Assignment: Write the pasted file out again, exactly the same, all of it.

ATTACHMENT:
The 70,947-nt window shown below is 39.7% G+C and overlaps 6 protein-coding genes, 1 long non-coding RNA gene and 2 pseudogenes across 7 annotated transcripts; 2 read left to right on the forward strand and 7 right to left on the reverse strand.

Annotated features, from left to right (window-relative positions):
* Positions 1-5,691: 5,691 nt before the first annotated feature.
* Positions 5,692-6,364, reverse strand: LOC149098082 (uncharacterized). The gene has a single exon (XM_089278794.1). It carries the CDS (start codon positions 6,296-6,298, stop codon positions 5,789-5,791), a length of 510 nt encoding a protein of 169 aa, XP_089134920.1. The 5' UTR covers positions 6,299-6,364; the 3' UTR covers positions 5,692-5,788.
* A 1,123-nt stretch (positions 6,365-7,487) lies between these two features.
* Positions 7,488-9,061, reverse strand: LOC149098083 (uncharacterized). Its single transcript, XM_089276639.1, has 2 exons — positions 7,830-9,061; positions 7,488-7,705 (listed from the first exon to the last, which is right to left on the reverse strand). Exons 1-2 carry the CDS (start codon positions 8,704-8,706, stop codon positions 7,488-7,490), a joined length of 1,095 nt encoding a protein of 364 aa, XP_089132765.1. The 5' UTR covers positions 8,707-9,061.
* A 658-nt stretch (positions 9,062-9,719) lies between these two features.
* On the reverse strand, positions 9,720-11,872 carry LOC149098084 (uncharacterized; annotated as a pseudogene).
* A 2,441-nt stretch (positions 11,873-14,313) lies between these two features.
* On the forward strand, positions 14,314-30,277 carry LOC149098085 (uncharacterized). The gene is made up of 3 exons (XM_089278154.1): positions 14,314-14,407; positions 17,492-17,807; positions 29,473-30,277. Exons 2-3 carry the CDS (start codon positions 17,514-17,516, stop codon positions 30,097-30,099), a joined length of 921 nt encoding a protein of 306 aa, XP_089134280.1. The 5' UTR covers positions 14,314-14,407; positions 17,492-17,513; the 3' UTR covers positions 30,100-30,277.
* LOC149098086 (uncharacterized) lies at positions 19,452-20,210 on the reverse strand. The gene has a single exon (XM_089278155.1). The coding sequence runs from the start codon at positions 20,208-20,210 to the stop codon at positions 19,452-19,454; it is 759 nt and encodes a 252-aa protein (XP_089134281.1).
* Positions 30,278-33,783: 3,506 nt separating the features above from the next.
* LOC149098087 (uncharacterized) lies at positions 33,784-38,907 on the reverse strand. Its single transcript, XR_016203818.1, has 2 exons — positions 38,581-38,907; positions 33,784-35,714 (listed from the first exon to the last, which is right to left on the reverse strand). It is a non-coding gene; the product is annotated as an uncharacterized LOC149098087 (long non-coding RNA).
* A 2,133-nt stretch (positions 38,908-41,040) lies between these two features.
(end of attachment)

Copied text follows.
The 70,947-nt window shown below is 39.7% G+C and overlaps 6 protein-coding genes, 1 long non-coding RNA gene and 2 pseudogenes across 7 annotated transcripts; 2 read left to right on the forward strand and 7 right to left on the reverse strand.

Annotated features, from left to right (window-relative positions):
* Positions 1-5,691: 5,691 nt before the first annotated feature.
* Positions 5,692-6,364, reverse strand: LOC149098082 (uncharacterized). The gene has a single exon (XM_089278794.1). It carries the CDS (start codon positions 6,296-6,298, stop codon positions 5,789-5,791), a length of 510 nt encoding a protein of 169 aa, XP_089134920.1. The 5' UTR covers positions 6,299-6,364; the 3' UTR covers positions 5,692-5,788.
* A 1,123-nt stretch (positions 6,365-7,487) lies between these two features.
* Positions 7,488-9,061, reverse strand: LOC149098083 (uncharacterized). Its single transcript, XM_089276639.1, has 2 exons — positions 7,830-9,061; positions 7,488-7,705 (listed from the first exon to the last, which is right to left on the reverse strand). Exons 1-2 carry the CDS (start codon positions 8,704-8,706, stop codon positions 7,488-7,490), a joined length of 1,095 nt encoding a protein of 364 aa, XP_089132765.1. The 5' UTR covers positions 8,707-9,061.
* A 658-nt stretch (positions 9,062-9,719) lies between these two features.
* On the reverse strand, positions 9,720-11,872 carry LOC149098084 (uncharacterized; annotated as a pseudogene).
* A 2,441-nt stretch (positions 11,873-14,313) lies between these two features.
* On the forward strand, positions 14,314-30,277 carry LOC149098085 (uncharacterized). The gene is made up of 3 exons (XM_089278154.1): positions 14,314-14,407; positions 17,492-17,807; positions 29,473-30,277. Exons 2-3 carry the CDS (start codon positions 17,514-17,516, stop codon positions 30,097-30,099), a joined length of 921 nt encoding a protein of 306 aa, XP_089134280.1. The 5' UTR covers positions 14,314-14,407; positions 17,492-17,513; the 3' UTR covers positions 30,100-30,277.
* LOC149098086 (uncharacterized) lies at positions 19,452-20,210 on the reverse strand. The gene has a single exon (XM_089278155.1). The coding sequence runs from the start codon at positions 20,208-20,210 to the stop codon at positions 19,452-19,454; it is 759 nt and encodes a 252-aa protein (XP_089134281.1).
* Positions 30,278-33,783: 3,506 nt separating the features above from the next.
* LOC149098087 (uncharacterized) lies at positions 33,784-38,907 on the reverse strand. Its single transcript, XR_016203818.1, has 2 exons — positions 38,581-38,907; positions 33,784-35,714 (listed from the first exon to the last, which is right to left on the reverse strand). It is a non-coding gene; the product is annotated as an uncharacterized LOC149098087 (long non-coding RNA).
* A 2,133-nt stretch (positions 38,908-41,040) lies between these two features.